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The 4 Billion-Year-Old Story of Obesity

The views expressed are those of the author and are not necessarily those of Scientific American.


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Once upon a time some amino acids got smooshed together and stuck inside a tiny bubble of lipids. Inside the bubble these molecules were safe and free to duplicate themselves without getting gobbled up or broken down by the reactive acidic environment outside the bubble.  No one knows for sure just how or where this happened, because the event took place about four billion years ago, but one thing scientists agree on is that the chemical reactions that allowed them to stick to each other and duplicate themselves required energy (food). In one sense, the very first thing that the very first life did was to have a meal.

The resulting offspring also sought out energy and replicated themselves, making their own little lipid bubble and amino acid babies, and their babies made babies, each a little bit different than the last, and this happened billions of times, again and again over the course of billions of years until one bubble just wasn’t enough. After a while a soup of multi-celled organisms was swimming around the ocean.  These critters ended up growing spinal cords and bones, and then they crawled out onto land and grew fur and placentas and produced milk, and eventually some of them stood up and began walking around on two feet and throwing rocks and spears at animals and at each other. Among these bipeds was the species Homo sapiens (that’s us!).

Source: genome.gov, captivating DNA diologue by author

Throughout this time, we were eating. We had to eat. Making babies may have been very important to us, but we couldn’t even do that without food. Food was central to everything we did. The way our psychology and physiology developed, the places we lived, the reasons we fought, the gods we worshipped, the tools and technology we produced, the cities we built—all these things revolved around the procurement and conservation of energy.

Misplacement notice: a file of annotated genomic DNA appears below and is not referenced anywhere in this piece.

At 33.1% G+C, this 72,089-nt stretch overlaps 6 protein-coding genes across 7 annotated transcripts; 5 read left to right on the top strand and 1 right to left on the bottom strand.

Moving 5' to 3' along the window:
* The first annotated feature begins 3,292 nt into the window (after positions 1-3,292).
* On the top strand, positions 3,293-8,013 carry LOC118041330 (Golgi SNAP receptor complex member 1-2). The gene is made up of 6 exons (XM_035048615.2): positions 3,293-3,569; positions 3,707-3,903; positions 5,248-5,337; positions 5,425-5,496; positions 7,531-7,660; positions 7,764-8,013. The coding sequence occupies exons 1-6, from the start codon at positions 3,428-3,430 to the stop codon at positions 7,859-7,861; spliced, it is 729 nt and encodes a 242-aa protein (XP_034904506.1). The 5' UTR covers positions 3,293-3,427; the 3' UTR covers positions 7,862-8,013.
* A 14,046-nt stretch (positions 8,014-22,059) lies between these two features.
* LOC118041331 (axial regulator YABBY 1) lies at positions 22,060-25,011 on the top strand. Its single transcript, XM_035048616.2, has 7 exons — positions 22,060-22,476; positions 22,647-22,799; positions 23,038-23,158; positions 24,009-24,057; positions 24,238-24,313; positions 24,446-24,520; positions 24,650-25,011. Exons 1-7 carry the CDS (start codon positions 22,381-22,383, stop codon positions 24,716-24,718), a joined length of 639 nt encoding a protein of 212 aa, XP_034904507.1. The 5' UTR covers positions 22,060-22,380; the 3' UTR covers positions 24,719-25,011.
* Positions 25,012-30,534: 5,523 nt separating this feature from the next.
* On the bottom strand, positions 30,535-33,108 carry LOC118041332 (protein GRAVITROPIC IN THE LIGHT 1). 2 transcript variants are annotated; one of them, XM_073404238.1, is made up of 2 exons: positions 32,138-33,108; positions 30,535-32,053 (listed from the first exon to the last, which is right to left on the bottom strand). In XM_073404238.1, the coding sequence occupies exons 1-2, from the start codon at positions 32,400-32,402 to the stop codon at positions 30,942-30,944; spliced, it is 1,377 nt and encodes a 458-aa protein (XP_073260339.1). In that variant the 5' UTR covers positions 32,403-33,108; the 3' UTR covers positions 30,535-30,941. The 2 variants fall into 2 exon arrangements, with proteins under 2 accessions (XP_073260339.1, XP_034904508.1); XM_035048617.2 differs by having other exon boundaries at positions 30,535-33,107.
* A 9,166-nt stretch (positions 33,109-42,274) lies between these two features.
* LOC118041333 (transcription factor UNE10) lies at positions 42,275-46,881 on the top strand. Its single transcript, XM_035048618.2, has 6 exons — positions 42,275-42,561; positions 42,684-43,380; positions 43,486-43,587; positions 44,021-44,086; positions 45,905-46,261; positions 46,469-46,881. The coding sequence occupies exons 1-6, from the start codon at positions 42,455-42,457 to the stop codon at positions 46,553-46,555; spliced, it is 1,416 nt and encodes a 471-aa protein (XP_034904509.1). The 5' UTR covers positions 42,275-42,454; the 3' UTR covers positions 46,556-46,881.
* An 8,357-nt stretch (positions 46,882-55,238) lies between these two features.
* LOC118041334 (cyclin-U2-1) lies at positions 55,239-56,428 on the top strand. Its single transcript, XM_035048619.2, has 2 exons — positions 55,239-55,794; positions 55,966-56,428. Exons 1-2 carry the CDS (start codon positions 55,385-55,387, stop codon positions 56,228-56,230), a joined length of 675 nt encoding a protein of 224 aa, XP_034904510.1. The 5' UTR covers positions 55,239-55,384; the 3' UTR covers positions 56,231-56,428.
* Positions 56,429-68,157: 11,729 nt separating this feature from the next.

Nothing was more important than getting food, but there was a problem. There wasn’t always a lot of it around. Because food was often scarce, a couple of funny things happened that shaped our behaviors, behaviors that would later have serious consequences. Way, way back, there probably wasn’t much discernment over what tasted good and what didn’t—energy was energy, food was food. But some foods contain a lot more energy than others. Fat has more than twice the amount of energy in it than carbohydrates and proteins. Simple sugars, while containing less energy than fat, could be swiftly converted to fat and stored by the body. Because of this, those ancestors who favored sweet and fatty foods were probably less likely to starve in times of scarcity, and therefore were more likely to live long enough to pass on their fat and sugar-loving genes to their offspring.

In addition, because food was often scarce, when it was available, the natural thing for our forebears to do was to eat as much as possible, storing up fat reserves for the next time there wasn’t a lot of food around. Our bodies became remarkably good at storing energy as fat and did so whenever possible.

Then the agricultural revolution happened and we had plenty of food. Then the industrial revolution happened and we didn’t have to do as much work with our bodies, so we weren’t burning that food energy. Then the industrialization of the food system happened and the food industry started spending billions of dollars on marketing and research to get as many people as possible to eat as much as possible as often as possible. Calories, especially sweet and fatty calories, the kind we liked the most, were now everywhere.